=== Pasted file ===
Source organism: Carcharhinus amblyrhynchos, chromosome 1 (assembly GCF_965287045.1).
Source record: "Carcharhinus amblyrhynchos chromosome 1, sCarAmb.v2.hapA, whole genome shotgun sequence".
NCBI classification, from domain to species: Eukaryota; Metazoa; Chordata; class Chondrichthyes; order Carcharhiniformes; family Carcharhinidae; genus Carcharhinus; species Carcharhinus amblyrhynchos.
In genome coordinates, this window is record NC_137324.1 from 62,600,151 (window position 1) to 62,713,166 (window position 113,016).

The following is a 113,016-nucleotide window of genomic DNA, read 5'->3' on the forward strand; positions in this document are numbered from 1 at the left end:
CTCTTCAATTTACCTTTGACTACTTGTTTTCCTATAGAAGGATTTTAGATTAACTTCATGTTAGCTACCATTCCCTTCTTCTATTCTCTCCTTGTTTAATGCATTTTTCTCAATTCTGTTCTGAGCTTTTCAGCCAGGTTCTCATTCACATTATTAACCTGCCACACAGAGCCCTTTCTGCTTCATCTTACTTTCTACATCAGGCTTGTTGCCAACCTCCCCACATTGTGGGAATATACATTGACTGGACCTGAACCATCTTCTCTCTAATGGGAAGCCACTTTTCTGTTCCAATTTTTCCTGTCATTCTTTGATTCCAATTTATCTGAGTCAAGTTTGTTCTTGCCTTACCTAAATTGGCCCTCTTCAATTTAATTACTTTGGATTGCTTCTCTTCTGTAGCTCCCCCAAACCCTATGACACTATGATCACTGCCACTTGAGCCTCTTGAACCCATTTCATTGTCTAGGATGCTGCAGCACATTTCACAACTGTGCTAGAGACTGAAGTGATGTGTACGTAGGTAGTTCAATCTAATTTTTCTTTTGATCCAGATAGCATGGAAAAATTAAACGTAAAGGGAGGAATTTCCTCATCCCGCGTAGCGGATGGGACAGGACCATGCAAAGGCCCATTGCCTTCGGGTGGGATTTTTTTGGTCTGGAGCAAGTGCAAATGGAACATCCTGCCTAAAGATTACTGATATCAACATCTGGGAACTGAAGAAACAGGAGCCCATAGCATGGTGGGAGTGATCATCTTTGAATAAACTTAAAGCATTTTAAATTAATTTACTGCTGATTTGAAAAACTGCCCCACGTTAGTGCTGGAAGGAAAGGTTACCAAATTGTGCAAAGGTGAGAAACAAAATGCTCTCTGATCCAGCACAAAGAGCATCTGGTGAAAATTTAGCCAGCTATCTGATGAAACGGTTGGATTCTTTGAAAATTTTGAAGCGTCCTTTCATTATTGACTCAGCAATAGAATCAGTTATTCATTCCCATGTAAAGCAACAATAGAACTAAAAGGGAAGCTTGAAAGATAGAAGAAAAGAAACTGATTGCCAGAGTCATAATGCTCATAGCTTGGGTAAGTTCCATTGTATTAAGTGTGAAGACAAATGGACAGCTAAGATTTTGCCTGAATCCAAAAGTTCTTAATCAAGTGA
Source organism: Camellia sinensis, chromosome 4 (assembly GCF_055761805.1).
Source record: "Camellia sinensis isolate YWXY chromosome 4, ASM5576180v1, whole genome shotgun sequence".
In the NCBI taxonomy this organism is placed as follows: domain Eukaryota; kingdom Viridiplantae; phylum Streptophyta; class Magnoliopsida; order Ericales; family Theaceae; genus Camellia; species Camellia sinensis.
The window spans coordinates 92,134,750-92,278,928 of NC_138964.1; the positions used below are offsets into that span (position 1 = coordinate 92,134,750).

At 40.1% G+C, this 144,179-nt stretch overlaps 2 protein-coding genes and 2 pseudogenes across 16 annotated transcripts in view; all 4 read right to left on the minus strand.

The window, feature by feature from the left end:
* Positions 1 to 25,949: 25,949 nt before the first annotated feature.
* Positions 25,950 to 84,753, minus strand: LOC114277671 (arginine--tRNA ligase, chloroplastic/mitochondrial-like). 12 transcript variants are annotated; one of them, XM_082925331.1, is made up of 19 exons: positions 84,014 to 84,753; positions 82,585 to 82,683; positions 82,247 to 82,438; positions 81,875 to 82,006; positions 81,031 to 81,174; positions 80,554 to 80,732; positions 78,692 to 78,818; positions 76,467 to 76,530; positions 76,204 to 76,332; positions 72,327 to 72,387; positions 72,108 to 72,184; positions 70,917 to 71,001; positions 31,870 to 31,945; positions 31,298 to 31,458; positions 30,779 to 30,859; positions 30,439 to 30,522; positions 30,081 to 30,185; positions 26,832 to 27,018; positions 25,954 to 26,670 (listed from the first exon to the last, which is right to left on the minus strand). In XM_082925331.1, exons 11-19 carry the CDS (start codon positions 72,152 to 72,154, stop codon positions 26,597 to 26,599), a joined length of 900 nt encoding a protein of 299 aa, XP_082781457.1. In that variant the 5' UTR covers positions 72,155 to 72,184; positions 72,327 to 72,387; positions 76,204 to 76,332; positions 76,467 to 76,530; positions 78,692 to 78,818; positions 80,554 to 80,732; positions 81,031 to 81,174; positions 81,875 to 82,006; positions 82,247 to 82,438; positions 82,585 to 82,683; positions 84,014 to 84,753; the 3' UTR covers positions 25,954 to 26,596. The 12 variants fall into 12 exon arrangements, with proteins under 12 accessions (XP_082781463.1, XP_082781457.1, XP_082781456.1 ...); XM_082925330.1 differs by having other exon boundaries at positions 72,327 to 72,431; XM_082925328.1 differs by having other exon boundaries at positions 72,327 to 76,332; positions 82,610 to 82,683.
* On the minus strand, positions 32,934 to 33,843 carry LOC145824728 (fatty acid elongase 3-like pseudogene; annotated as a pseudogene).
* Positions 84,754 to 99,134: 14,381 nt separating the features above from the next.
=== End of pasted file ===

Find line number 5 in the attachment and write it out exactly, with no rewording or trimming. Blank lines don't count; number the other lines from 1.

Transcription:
The following is a 113,016-nucleotide window of genomic DNA, read 5'->3' on the forward strand; positions in this document are numbered from 1 at the left end: